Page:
Fundamentals of Communication 1506LHS
Assessment Item: Media Message Analysis
This 1000-word paper asks you to critically think through a message that is communicated to us through media (print, audio recording, film, TV, digital media, etc.). You will want to argue why this message is – or has been – culturally influential.
Once you have written the paper you will need to create a 3-minute “pitch” (a very short oral presentation) the sums up the main idea of the paper.
It is recommended that you read ‘Chapter 12: Speaking Out’ by Hay, Bochner, Blacket & Dungey found in your digital Readings list on our L@G course site in order to help you prepare for the pitch.
Also have a look at the marking rubric that will be used to evaluate your pitch, which is found in the ‘Media Message Analysis’ folder in the Course Content section of the Learning@Griffith site. The pitch will account for 50% of this mark, so please take some time to work on it. Organize & then practice it at home before you present.
The paper portion of this assignment will be submitted via Turnitin on Learning@Griffith by 11:59pm on 30 April. This is the Monday of Week 8. You are not required to turn anything in for the pitch. Presentations will take place in your tutorials during Weeks 8 & 9.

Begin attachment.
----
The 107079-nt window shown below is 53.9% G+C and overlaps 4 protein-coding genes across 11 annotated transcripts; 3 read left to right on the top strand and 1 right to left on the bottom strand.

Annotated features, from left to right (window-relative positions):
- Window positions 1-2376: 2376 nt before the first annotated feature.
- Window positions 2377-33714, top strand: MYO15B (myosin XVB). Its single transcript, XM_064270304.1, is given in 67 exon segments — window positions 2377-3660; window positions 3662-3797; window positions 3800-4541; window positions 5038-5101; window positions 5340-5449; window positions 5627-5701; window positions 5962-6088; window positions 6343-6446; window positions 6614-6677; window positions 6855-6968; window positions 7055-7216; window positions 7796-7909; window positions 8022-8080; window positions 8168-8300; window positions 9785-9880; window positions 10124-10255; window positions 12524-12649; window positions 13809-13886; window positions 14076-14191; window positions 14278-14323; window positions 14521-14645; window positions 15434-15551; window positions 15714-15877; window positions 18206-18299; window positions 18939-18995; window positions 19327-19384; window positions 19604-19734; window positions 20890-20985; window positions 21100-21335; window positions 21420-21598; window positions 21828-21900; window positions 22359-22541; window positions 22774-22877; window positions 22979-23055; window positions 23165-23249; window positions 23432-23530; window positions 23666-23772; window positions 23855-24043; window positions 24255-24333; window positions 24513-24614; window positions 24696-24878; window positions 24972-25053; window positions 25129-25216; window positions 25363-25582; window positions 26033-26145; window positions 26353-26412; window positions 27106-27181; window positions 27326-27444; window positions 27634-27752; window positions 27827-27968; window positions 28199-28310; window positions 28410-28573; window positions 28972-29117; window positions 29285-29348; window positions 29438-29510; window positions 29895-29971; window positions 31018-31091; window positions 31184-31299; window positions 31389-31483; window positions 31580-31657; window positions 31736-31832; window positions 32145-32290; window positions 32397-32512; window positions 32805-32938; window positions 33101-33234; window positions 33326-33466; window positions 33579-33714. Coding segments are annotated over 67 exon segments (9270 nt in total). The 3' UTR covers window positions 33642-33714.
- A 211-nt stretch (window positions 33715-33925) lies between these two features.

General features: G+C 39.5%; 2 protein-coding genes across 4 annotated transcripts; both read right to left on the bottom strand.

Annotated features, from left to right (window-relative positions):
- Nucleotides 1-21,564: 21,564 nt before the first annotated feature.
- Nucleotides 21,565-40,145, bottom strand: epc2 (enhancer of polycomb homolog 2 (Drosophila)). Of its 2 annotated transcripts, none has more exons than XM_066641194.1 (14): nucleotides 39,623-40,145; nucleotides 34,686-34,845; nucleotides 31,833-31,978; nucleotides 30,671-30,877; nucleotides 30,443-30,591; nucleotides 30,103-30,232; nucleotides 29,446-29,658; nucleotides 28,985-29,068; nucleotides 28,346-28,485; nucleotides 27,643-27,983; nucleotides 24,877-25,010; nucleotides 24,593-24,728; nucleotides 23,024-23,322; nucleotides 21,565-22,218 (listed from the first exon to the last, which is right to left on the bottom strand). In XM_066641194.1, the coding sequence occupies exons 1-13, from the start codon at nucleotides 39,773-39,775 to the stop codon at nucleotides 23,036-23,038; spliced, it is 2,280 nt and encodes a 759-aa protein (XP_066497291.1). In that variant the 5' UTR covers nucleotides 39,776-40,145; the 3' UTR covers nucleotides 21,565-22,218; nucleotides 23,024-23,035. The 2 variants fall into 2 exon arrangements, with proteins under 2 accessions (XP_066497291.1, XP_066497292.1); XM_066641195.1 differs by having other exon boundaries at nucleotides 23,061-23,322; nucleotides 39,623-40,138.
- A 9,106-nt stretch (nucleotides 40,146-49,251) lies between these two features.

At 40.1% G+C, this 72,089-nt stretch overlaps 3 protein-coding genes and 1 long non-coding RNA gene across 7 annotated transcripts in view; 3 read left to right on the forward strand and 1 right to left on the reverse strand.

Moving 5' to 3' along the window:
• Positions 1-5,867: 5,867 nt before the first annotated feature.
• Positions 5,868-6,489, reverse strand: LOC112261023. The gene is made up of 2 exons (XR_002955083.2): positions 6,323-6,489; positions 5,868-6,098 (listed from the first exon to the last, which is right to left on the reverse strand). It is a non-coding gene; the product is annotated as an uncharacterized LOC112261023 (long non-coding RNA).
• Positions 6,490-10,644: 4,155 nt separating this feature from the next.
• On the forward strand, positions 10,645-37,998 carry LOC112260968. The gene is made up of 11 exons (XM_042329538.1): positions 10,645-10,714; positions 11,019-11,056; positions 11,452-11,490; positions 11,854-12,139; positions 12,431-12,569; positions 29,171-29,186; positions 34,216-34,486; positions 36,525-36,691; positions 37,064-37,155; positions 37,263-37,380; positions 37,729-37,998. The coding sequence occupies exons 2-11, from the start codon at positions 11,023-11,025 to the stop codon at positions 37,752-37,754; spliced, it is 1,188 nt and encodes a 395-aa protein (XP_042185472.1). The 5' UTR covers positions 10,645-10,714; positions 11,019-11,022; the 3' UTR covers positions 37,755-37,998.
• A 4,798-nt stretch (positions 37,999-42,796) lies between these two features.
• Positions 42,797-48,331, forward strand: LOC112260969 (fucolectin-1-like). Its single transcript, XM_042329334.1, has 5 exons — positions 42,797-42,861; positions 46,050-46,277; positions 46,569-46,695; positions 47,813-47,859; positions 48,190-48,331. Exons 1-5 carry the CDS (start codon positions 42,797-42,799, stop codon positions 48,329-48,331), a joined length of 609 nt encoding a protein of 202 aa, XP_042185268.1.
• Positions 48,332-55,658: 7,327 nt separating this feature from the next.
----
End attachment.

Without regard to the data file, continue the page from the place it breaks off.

How to get started:
1. Choose a ‘media message’. These messages include (but are not limited to): well-known songs or speeches, fictional work such as novels or poems, news stories, TV shows/broadcasts, films, music videos, YouTube clips, or memes. For instance, last year a student chose Martin Luther King Jr.’s ‘I Have a Dream’ speech while another examined the British, WWII-era ‘Carry On’ slogan & poster that recently has become a popular meme.
2. Choose a message/topic that really interests you: something you will want to take time to think about, read about, and write about.
3. Do some initial research online to see if your choice is viable. You will need to reference 3 to 5 sources as evidence for the premises in your paper. Searching the library database or Google Scholar for appropriate academic sources is best. While doing a random Google search may help you see if this message is influential or not, academic sources do not come directly from ordinary Google searches. Important: Wikipedia is not a viable source for academic writing projects. If you feel inexperienced conducting even the most basic research, which is what you will be doing here, please see our on-campus librarians for further assistance or speak with your tutor.

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